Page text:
FROM a firm whose technology weighs bins and plans bin collection routes to the designers of the next generation of smartphone chips, the 10 Irish technology start-ups that raised the most money over the past 12 months banked over €90m.
The cash is helping them grow rapidly, conquer new markets and look at new business opportunities, as they create jobs and carve out a lead against competitors and would-be rivals, as the short profiles below reveal.
Corkman Pat Phelan's online identity verification and payment fraud prevention firm raised €2.1m last October.
The money has helped grow the company from three to 21 employees including salespeople, engineers and behavioural biometrics specialists and open new offices in Dublin, Cork – where they started out "in a room in a waxing clinic" – and New York, where five employees including Phelan will be based by the end of the year.
"We expect to raise series A funding soon and to open more new offices. We're also trialling with three mobile phone networks in the area of identity-related retail decisioning, which is a new area for us.
"We're collecting billions of data points every month and are talking to our first customers in Russia, in addition to the UK and Europe and the US where we're growing very fast," Phelan said.
Limerick-based waste and recycling software technology firm AMCS claims to be a world leader in its field and raised €23.5m in January.
"We will use this funding to continue driving growth in existing markets and new developing markets including South America. Our vision for the next 12 months is to focus on entering the Polish, Australian and New Zealand markets," a spokeswoman said, adding that it will also be used for product development to help its customers become more efficient and profitable.
It is also eyeing acquisitions and recently bought a US software company for an undisclosed sum, as well as aiming to double its employees from 130 to 260, including 40 new jobs in Ireland, over the next three years.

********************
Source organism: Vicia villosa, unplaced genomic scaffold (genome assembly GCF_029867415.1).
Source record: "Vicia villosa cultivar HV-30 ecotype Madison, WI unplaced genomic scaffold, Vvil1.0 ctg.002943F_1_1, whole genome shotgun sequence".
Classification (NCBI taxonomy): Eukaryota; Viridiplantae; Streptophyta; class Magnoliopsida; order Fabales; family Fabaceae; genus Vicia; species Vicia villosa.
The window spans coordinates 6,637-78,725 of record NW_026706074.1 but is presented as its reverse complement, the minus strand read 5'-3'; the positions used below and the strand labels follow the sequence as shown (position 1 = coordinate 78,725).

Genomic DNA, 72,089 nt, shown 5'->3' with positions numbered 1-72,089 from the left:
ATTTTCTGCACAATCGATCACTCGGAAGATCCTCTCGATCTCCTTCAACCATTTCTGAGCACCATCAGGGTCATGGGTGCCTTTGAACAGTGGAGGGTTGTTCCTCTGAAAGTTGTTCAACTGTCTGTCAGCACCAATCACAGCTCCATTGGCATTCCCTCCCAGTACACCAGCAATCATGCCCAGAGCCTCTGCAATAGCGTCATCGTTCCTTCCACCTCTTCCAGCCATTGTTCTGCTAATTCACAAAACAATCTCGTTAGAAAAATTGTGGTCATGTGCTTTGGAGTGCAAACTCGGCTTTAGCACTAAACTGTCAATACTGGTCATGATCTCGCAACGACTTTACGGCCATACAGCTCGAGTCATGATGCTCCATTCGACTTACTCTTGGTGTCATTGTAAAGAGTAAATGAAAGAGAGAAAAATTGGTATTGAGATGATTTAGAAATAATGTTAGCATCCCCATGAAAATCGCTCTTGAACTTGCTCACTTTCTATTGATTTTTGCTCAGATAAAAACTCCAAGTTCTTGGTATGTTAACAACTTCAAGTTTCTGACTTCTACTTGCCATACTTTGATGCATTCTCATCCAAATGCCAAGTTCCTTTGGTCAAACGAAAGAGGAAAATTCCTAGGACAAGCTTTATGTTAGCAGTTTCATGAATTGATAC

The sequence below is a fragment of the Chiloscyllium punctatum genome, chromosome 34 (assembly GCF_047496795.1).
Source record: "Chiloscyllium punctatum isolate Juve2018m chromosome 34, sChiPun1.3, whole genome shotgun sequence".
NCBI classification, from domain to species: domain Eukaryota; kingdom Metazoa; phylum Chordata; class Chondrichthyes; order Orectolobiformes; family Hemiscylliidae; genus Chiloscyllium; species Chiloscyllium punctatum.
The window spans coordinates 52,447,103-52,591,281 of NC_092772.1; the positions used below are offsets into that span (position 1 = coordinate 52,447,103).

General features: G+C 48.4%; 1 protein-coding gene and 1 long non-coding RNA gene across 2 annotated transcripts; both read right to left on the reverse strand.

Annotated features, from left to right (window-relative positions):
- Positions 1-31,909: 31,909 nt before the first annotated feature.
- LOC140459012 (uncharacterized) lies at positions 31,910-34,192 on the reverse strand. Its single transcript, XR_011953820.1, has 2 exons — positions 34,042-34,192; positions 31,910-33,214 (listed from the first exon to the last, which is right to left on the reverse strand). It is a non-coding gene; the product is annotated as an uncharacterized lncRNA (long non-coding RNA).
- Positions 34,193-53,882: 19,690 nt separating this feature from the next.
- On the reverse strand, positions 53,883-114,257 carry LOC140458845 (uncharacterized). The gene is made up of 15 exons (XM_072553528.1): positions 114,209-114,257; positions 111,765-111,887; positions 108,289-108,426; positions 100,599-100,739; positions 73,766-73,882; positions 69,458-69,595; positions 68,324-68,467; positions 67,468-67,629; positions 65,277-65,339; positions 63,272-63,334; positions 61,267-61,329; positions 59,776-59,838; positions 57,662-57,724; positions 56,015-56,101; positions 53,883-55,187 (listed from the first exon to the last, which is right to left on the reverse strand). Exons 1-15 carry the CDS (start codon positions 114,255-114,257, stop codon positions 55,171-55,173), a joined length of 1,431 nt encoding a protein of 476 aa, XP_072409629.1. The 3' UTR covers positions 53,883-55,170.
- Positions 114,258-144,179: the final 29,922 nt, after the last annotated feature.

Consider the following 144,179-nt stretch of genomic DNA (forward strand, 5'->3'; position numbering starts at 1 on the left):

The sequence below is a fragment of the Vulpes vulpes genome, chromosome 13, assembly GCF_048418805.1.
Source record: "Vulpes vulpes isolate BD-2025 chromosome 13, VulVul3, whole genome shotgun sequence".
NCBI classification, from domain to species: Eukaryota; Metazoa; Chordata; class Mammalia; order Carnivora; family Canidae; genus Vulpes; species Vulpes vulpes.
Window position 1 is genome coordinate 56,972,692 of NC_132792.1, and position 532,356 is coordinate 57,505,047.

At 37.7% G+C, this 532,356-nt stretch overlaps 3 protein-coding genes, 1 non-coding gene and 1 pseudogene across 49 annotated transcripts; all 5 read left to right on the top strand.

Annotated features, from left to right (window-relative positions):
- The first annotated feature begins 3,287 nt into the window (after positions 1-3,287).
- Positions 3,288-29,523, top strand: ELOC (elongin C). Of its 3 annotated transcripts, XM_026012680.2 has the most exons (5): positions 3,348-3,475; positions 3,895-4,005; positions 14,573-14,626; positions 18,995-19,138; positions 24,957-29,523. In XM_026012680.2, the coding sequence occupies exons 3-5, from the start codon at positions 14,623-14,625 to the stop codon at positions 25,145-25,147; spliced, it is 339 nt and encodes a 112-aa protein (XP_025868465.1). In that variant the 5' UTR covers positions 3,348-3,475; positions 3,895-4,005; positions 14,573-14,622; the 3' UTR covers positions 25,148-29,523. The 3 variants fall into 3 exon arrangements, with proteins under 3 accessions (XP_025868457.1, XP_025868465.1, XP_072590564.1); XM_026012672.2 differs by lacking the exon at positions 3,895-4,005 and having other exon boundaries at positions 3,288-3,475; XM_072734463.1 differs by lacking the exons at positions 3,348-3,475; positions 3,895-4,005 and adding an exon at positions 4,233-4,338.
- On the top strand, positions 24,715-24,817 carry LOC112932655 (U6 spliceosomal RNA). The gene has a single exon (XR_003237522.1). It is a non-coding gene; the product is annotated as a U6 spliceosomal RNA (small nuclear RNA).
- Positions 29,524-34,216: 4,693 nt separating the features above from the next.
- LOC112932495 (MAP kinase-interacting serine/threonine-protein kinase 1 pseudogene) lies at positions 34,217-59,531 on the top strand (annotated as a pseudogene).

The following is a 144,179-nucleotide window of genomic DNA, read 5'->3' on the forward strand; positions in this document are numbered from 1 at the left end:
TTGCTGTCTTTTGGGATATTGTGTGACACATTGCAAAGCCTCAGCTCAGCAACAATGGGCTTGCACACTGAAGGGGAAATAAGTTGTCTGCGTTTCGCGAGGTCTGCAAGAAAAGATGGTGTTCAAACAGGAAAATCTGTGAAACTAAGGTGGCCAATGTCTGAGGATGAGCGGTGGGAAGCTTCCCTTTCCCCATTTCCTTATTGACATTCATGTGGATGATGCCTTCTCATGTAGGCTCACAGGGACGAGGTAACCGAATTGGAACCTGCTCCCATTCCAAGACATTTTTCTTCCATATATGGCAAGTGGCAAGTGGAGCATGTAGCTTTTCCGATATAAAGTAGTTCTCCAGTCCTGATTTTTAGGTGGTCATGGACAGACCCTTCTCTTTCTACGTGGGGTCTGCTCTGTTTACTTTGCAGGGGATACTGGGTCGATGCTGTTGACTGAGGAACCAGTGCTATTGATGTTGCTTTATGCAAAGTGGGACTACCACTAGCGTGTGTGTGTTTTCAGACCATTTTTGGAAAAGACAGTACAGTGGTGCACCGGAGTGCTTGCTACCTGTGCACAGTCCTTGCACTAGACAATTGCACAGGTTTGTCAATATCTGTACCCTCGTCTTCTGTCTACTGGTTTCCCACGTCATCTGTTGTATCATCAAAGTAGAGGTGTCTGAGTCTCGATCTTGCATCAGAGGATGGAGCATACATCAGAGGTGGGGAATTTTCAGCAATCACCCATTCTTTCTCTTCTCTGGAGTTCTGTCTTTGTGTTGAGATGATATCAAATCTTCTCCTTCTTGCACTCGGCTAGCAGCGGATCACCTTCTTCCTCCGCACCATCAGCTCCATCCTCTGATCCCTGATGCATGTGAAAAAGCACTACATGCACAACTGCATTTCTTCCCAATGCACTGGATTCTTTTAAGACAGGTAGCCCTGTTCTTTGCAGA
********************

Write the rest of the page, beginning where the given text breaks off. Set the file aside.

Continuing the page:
Initially backed by former Twitter founder Biz Stone, this online business communications software company founded in 2011 by four Irishmen bagged €17m in January from Bessemer Venture Partners, which previously invested in well-known web firms including LinkedIn, Skype and Pinterest.
The money is being used mainly to expand its Irish operation to 100 staff and increase its product development and software engineering functions in its Dublin and San Francisco offices.
With revenue in the millions, it has about 2,000 paying customers including larger web firms, but it declined to say anything further about future plans.
This anonymous messaging start-up is understood to have raised €15m recently, only four months after it launched in China and Hong Kong, and is attracting the interest of mobile phone network operators who see potential in its underlying technology.
Established by world-renowned artist Kevin Abosch; Connor Murphy, a founder of Kerry-based Datahug; and Dublin data scientist David Coallier, the firm is hiring engineers and other specialists who are expected to improve its product and look at developing new ones from a new Dublin headquarters.
This Dublin-based designer of ultra high-power smartphone chips raised €12.3m last July and recently teamed up with Google to bring smarter vision and camera-based functions such as immersive gaming, 3D-scanning and indoor navigation to the next generation of Android-based phones.
"Our chip is a vision-processing unit and we're developing it so it's sophisticated enough to understand depth and clarity to the extent that it's as good as the human eye," said chief executive Remi El-Ouazzane, speaking to the Sunday Independent at their Dublin office.
"We're using the money to accelerate the development of our software infrastructure, add to our engineering team and hire new product management and marketing people.
"Over the next 12 months, we expect to take on 15 new recruits, mainly in Dublin, in addition to the 50 people we already employ here and in the US and Romania, to support our plans to sell multiple millions of our chips. The first ones will be in a major phone manufacturer's phone early next year, and you can assume we're talking to all the main ones [Apple, Sony, Nokia and Samsung].